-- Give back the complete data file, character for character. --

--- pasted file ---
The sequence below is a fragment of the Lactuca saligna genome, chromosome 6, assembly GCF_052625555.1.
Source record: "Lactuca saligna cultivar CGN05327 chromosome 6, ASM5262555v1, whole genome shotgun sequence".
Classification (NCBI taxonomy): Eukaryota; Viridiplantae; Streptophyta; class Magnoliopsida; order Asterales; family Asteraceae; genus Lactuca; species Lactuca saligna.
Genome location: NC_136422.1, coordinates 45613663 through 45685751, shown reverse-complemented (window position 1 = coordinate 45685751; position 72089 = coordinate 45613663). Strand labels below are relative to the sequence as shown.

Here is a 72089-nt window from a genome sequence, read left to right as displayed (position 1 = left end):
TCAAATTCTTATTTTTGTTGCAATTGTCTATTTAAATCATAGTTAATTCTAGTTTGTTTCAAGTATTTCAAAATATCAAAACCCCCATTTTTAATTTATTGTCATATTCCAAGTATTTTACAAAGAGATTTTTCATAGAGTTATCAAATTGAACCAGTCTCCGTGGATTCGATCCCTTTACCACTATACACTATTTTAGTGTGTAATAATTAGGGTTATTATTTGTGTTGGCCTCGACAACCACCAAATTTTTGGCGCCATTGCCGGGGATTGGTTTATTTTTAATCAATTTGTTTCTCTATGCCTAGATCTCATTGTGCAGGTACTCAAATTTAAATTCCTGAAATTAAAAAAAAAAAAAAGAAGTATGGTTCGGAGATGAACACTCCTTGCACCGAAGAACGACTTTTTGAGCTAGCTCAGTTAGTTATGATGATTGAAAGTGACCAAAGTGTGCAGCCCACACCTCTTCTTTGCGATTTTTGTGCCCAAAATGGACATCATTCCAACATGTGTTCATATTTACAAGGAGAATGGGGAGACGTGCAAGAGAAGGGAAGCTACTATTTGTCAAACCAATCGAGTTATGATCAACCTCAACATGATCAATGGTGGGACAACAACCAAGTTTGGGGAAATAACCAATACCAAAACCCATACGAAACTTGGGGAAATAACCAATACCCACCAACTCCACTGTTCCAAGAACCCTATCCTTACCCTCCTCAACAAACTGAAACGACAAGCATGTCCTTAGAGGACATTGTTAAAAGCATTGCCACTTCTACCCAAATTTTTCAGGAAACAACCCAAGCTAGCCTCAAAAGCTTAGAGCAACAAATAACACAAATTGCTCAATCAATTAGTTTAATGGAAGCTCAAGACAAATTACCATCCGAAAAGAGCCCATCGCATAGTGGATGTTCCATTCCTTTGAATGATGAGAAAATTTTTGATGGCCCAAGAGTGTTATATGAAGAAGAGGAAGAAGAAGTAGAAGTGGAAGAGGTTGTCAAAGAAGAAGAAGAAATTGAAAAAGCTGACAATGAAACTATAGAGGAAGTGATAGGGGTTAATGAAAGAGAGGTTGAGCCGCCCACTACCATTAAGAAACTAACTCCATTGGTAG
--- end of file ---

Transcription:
The sequence below is a fragment of the Lactuca saligna genome, chromosome 6, assembly GCF_052625555.1.
Source record: "Lactuca saligna cultivar CGN05327 chromosome 6, ASM5262555v1, whole genome shotgun sequence".
Classification (NCBI taxonomy): Eukaryota; Viridiplantae; Streptophyta; class Magnoliopsida; order Asterales; family Asteraceae; genus Lactuca; species Lactuca saligna.
Genome location: NC_136422.1, coordinates 45613663 through 45685751, shown reverse-complemented (window position 1 = coordinate 45685751; position 72089 = coordinate 45613663). Strand labels below are relative to the sequence as shown.

Here is a 72089-nt window from a genome sequence, read left to right as displayed (position 1 = left end):
TCAAATTCTTATTTTTGTTGCAATTGTCTATTTAAATCATAGTTAATTCTAGTTTGTTTCAAGTATTTCAAAATATCAAAACCCCCATTTTTAATTTATTGTCATATTCCAAGTATTTTACAAAGAGATTTTTCATAGAGTTATCAAATTGAACCAGTCTCCGTGGATTCGATCCCTTTACCACTATACACTATTTTAGTGTGTAATAATTAGGGTTATTATTTGTGTTGGCCTCGACAACCACCAAATTTTTGGCGCCATTGCCGGGGATTGGTTTATTTTTAATCAATTTGTTTCTCTATGCCTAGATCTCATTGTGCAGGTACTCAAATTTAAATTCCTGAAATTAAAAAAAAAAAAAAGAAGTATGGTTCGGAGATGAACACTCCTTGCACCGAAGAACGACTTTTTGAGCTAGCTCAGTTAGTTATGATGATTGAAAGTGACCAAAGTGTGCAGCCCACACCTCTTCTTTGCGATTTTTGTGCCCAAAATGGACATCATTCCAACATGTGTTCATATTTACAAGGAGAATGGGGAGACGTGCAAGAGAAGGGAAGCTACTATTTGTCAAACCAATCGAGTTATGATCAACCTCAACATGATCAATGGTGGGACAACAACCAAGTTTGGGGAAATAACCAATACCAAAACCCATACGAAACTTGGGGAAATAACCAATACCCACCAACTCCACTGTTCCAAGAACCCTATCCTTACCCTCCTCAACAAACTGAAACGACAAGCATGTCCTTAGAGGACATTGTTAAAAGCATTGCCACTTCTACCCAAATTTTTCAGGAAACAACCCAAGCTAGCCTCAAAAGCTTAGAGCAACAAATAACACAAATTGCTCAATCAATTAGTTTAATGGAAGCTCAAGACAAATTACCATCCGAAAAGAGCCCATCGCATAGTGGATGTTCCATTCCTTTGAATGATGAGAAAATTTTTGATGGCCCAAGAGTGTTATATGAAGAAGAGGAAGAAGAAGTAGAAGTGGAAGAGGTTGTCAAAGAAGAAGAAGAAATTGAAAAAGCTGACAATGAAACTATAGAGGAAGTGATAGGGGTTAATGAAAGAGAGGTTGAGCCGCCCACTACCATTAAGAAACTAACTCCATTGGTAG